Wisconsin Bodes Well For Republicans in November and America in General While Making Liberals Suicidal

  Bookmark and Share Last night’s trouncing of liberal Milwaukee Mayor Tom Barrett by Wisconsin Governor Scott Walker in a rare recall election, marked a pronounced shift in American attitudes towards liberalism, big labor unions, and the agenda of the radical leftists who wish to hijack democracy and government in order to suppress the true will of the people.

The stunning victory by Walker over big labor union and bosses and the liberal Occupy forces, left Republicans and conservatives pleasantly surprised and it left Democrats and their liberal soul mates mired in anger and a depression so deep that at times at times, some of them seemed to show suicidal tendencies.

As seen in the video below, one Barney Rubble sounding Tom Barrett, big labor union, liberal activist broke down during a brief interview with a CNN reporter.  In the thirty second interview, the emotional Barrett backer held back tears and choked up several times as his quivering voice declared that Walker’s victory was “the end of the U.S.” and that “democracy was dead”.

What the ignorant, emotional wreck representing the liberal point of view did not realize was that Scott Walker’s landslide victory was not the end of democracy, it was merely the beginning of the end to the recent resurgence of American Socialist-Democrats in contemporary American politics.

Walker’s win was not an end of democracy, it was a vindication of the democratic process.  Voters of Wisconsin said three things last night.  They declared that when they elect someone to do a job, their vote should stick and that person should be afforded the opportunity to do that job until their term is up, not when liberals don’t get their way.  They also said that Scott Walker’s policies of fiscal austerity, getting control of the budget, and his attempts to rein in the out of control big labor union bosses, is the right way to go.  But their overwhelming support for Walker also said something else.  It said that a political leaders who are willing to take on the tough problems and who are willing to stand up to the most belligerent bullies and politically intimidating forces in our country, deserve our respect, our support, and a chance to deliver upon their promises.

Whether this bodes well for Republicans or not has yet to be seen, but it should.  However that really depends on whether Republicans get the right message from Walker’s win or not.

If Republicans like Mitt Romney fail to gleam from the election results the fact that Americans want reforms and that they want their politicians to actually enact reforms and not just talk about them, then they will be facing a tough electoral road ahead.  They will be risking the support of millions of Americans who are no longer tolerant of politics-as-usual and who are not particularly attracted to the go-along-to-get-along types.  If Republicans are not willing to accept the fact that a majority of Americans want more Scott Walkers and Chris Christies leading than Tom Barretts and Jerry Browns leading them, then they will go the way of names like Dick Lugar and Mike Castle, Republicans whose years of service were  ultimately rejected because they were viewed as part of the establishment and part of the problem and not as one of the people and a part of the solution.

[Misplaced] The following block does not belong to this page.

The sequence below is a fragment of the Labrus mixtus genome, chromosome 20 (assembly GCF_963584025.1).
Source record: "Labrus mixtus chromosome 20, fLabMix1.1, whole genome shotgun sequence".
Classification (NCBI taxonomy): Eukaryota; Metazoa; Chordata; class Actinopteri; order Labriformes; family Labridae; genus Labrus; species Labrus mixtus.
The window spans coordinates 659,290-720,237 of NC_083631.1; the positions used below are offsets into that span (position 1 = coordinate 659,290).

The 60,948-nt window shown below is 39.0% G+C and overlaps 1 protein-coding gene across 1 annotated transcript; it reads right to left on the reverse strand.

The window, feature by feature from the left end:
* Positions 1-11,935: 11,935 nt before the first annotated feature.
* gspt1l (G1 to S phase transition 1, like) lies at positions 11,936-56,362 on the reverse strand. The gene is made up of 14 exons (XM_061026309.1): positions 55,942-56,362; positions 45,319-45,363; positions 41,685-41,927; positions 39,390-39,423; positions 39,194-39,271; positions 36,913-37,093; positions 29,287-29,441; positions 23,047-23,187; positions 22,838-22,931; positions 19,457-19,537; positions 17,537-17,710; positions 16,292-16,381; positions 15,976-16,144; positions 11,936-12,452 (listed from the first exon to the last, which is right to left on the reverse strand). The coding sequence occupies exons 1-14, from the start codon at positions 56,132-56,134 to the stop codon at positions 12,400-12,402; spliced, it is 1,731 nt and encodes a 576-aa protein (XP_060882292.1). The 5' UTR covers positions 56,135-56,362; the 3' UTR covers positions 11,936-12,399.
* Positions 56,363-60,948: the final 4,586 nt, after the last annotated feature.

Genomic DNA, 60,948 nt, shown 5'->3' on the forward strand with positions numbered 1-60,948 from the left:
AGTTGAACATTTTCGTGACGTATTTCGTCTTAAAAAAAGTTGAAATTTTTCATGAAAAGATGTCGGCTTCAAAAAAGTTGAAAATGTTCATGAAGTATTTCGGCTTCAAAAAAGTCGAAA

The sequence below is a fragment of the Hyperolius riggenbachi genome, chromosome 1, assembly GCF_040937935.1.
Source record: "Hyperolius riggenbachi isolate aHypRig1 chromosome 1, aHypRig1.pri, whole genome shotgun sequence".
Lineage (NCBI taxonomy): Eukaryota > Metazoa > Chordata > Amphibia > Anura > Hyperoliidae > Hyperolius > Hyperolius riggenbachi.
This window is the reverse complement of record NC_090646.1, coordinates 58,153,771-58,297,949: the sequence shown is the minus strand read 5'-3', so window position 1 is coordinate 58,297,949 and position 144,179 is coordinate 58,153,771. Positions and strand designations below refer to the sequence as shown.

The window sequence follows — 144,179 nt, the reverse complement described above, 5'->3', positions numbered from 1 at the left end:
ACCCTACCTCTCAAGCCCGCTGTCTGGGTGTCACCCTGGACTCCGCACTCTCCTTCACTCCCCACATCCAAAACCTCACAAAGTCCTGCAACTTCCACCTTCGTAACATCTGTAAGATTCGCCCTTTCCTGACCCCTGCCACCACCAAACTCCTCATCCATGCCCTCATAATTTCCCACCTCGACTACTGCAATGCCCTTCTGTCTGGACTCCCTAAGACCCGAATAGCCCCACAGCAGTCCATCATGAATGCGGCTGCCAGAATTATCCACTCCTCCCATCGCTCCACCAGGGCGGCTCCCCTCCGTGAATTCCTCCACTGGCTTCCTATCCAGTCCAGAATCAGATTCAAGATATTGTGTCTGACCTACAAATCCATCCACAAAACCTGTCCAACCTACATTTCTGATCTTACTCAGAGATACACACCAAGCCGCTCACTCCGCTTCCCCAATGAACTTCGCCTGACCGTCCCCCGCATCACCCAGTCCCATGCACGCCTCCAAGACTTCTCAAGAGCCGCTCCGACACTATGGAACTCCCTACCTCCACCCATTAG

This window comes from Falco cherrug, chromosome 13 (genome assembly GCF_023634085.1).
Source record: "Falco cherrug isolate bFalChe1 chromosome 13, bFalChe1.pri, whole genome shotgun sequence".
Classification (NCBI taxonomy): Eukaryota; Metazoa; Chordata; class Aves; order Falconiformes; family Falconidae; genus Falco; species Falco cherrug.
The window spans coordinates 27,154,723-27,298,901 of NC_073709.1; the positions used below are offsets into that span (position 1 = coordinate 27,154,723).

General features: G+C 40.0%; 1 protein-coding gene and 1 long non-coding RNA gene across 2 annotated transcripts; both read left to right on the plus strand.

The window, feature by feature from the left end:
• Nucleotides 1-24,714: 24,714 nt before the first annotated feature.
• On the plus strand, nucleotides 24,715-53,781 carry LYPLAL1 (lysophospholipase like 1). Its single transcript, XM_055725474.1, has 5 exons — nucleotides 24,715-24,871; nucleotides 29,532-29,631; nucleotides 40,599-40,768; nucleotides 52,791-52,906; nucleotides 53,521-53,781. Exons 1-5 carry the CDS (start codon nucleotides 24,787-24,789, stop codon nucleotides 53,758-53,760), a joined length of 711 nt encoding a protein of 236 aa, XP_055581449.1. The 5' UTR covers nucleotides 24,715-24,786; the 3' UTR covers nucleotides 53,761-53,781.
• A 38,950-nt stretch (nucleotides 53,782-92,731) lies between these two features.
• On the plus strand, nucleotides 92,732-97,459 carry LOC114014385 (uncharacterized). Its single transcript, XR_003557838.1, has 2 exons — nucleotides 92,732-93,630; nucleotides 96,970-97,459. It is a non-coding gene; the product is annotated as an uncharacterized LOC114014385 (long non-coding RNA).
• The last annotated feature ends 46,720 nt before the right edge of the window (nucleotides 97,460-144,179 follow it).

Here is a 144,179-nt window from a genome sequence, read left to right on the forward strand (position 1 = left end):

Meanwhile the left is almost apoplectic.

Liberal opinion mavens like Rachel Maddow and Ed Schultz were distraught and stretching for the slightest hint of a silver lining in last night’s liberal loss.  They devoted entire segments to trying to convince everyone that Republicans undermined this recall election with an abundance of money.  They tried to suggest that voters did not really vote on the issues that mattered to them.  They simply voted for Walker because he spent more money.  But these suggestions ignored reality and such things as the fact that more than 80% of Wisconsin’s voters made up their minds about who they were going to vote for, over a month ago, well before most of the money was spent in this campaign.

Another aspect of the money angle that many liberal advisors and talking heads tried to ascribe credit or blame for Walker’s win to was the significantly larger amount of out of state campaign contributions that Walker received than Barrett received.   What was lost on the Rachel Maddows of the liberal loonasphere was the fact that the level of money contributed to the candidates in last night’s recall election was a reflection of the level of approval that each candidate’s cause had both in Wisconsin and in the nation.  They also failed to accept that it was a sign of things to come in November.

But that was a fact not lost on all liberals, such as the one featured in the video accompanying this post.